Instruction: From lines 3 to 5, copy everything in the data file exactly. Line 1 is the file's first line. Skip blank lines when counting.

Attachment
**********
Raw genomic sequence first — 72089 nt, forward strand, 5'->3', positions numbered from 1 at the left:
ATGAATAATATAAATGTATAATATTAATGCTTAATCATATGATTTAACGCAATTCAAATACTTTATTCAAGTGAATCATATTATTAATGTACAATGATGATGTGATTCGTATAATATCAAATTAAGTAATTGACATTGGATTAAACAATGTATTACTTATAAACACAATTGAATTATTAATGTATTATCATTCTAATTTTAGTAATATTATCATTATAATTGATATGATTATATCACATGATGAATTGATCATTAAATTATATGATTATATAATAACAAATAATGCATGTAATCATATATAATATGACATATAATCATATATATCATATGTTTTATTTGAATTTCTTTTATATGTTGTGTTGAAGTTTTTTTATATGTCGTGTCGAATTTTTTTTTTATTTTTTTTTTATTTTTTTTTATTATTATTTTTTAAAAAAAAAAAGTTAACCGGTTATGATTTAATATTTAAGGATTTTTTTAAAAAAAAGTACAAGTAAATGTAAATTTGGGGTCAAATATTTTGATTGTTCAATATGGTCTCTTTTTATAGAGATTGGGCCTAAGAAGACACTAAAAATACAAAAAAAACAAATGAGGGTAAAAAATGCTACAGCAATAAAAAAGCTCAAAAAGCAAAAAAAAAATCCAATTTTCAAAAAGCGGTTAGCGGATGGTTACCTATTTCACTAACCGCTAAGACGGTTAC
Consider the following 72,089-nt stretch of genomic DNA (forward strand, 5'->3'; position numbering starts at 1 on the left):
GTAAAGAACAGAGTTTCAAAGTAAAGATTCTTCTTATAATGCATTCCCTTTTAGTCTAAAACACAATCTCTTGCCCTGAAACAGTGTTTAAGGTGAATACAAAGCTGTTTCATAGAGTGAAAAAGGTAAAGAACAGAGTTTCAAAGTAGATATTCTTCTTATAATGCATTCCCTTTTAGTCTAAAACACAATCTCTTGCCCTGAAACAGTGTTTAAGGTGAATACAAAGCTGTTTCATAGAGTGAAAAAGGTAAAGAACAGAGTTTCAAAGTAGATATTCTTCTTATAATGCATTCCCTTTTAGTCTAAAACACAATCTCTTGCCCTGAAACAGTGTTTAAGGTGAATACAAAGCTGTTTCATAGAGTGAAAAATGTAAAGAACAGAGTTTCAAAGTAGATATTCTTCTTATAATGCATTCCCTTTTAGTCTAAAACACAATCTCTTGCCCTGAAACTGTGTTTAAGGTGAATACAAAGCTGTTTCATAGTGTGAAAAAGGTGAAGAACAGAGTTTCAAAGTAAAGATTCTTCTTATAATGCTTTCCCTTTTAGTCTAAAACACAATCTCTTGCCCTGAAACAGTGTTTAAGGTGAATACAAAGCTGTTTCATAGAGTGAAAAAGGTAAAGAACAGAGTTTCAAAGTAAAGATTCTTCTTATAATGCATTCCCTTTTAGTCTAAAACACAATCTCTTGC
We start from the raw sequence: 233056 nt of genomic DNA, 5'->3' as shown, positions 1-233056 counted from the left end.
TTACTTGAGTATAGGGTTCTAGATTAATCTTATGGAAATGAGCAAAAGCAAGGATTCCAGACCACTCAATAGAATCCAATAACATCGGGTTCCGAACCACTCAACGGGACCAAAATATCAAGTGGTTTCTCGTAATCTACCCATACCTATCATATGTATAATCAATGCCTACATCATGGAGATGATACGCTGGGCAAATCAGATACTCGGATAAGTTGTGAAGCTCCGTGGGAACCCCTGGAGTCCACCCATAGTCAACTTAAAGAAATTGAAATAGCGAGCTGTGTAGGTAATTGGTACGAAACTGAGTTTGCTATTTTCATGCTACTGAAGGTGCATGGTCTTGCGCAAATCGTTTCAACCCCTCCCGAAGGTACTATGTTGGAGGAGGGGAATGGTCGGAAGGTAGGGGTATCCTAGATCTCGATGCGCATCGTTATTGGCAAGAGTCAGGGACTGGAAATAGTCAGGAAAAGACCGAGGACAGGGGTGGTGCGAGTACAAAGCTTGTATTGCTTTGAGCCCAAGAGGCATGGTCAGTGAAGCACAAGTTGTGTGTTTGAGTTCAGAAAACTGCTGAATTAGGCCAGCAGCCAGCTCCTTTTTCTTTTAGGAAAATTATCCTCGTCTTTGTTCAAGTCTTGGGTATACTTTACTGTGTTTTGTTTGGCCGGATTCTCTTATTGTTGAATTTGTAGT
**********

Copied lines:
Consider the following 72,089-nt stretch of genomic DNA (forward strand, 5'->3'; position numbering starts at 1 on the left):
GTAAAGAACAGAGTTTCAAAGTAAAGATTCTTCTTATAATGCATTCCCTTTTAGTCTAAAACACAATCTCTTGCCCTGAAACAGTGTTTAAGGTGAATACAAAGCTGTTTCATAGAGTGAAAAAGGTAAAGAACAGAGTTTCAAAGTAGATATTCTTCTTATAATGCATTCCCTTTTAGTCTAAAACACAATCTCTTGCCCTGAAACAGTGTTTAAGGTGAATACAAAGCTGTTTCATAGAGTGAAAAAGGTAAAGAACAGAGTTTCAAAGTAGATATTCTTCTTATAATGCATTCCCTTTTAGTCTAAAACACAATCTCTTGCCCTGAAACAGTGTTTAAGGTGAATACAAAGCTGTTTCATAGAGTGAAAAATGTAAAGAACAGAGTTTCAAAGTAGATATTCTTCTTATAATGCATTCCCTTTTAGTCTAAAACACAATCTCTTGCCCTGAAACTGTGTTTAAGGTGAATACAAAGCTGTTTCATAGTGTGAAAAAGGTGAAGAACAGAGTTTCAAAGTAAAGATTCTTCTTATAATGCTTTCCCTTTTAGTCTAAAACACAATCTCTTGCCCTGAAACAGTGTTTAAGGTGAATACAAAGCTGTTTCATAGAGTGAAAAAGGTAAAGAACAGAGTTTCAAAGTAAAGATTCTTCTTATAATGCATTCCCTTTTAGTCTAAAACACAATCTCTTGC
We start from the raw sequence: 233056 nt of genomic DNA, 5'->3' as shown, positions 1-233056 counted from the left end.